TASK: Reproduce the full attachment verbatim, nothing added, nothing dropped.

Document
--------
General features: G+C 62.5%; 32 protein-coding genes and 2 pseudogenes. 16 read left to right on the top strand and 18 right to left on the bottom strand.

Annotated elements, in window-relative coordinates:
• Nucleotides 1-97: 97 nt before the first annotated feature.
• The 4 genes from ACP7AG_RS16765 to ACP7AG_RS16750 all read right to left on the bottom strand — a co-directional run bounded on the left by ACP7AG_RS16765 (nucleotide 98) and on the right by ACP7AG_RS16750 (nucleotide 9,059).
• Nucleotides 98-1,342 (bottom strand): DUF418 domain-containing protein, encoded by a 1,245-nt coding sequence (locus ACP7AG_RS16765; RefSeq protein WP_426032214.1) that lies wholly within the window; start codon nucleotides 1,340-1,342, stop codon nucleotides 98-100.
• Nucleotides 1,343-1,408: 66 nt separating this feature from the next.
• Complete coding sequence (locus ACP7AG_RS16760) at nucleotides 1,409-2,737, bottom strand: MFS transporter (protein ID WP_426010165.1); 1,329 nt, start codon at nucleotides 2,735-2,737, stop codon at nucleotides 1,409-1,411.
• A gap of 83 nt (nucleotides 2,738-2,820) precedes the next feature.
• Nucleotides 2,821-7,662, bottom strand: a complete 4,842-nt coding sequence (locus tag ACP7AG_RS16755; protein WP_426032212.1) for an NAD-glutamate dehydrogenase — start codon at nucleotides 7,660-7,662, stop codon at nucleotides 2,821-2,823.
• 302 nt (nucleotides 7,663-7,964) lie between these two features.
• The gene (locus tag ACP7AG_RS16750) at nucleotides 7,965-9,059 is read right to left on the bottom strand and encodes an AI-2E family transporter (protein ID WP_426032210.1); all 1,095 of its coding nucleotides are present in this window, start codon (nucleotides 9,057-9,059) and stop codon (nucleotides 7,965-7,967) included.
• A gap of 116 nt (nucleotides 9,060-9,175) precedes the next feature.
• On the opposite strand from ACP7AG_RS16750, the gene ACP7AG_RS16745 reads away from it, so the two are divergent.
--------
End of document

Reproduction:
General features: G+C 62.5%; 32 protein-coding genes and 2 pseudogenes. 16 read left to right on the top strand and 18 right to left on the bottom strand.

Annotated elements, in window-relative coordinates:
• Nucleotides 1-97: 97 nt before the first annotated feature.
• The 4 genes from ACP7AG_RS16765 to ACP7AG_RS16750 all read right to left on the bottom strand — a co-directional run bounded on the left by ACP7AG_RS16765 (nucleotide 98) and on the right by ACP7AG_RS16750 (nucleotide 9,059).
• Nucleotides 98-1,342 (bottom strand): DUF418 domain-containing protein, encoded by a 1,245-nt coding sequence (locus ACP7AG_RS16765; RefSeq protein WP_426032214.1) that lies wholly within the window; start codon nucleotides 1,340-1,342, stop codon nucleotides 98-100.
• Nucleotides 1,343-1,408: 66 nt separating this feature from the next.
• Complete coding sequence (locus ACP7AG_RS16760) at nucleotides 1,409-2,737, bottom strand: MFS transporter (protein ID WP_426010165.1); 1,329 nt, start codon at nucleotides 2,735-2,737, stop codon at nucleotides 1,409-1,411.
• A gap of 83 nt (nucleotides 2,738-2,820) precedes the next feature.
• Nucleotides 2,821-7,662, bottom strand: a complete 4,842-nt coding sequence (locus tag ACP7AG_RS16755; protein WP_426032212.1) for an NAD-glutamate dehydrogenase — start codon at nucleotides 7,660-7,662, stop codon at nucleotides 2,821-2,823.
• 302 nt (nucleotides 7,663-7,964) lie between these two features.
• The gene (locus tag ACP7AG_RS16750) at nucleotides 7,965-9,059 is read right to left on the bottom strand and encodes an AI-2E family transporter (protein ID WP_426032210.1); all 1,095 of its coding nucleotides are present in this window, start codon (nucleotides 9,057-9,059) and stop codon (nucleotides 7,965-7,967) included.
• A gap of 116 nt (nucleotides 9,060-9,175) precedes the next feature.
• On the opposite strand from ACP7AG_RS16750, the gene ACP7AG_RS16745 reads away from it, so the two are divergent.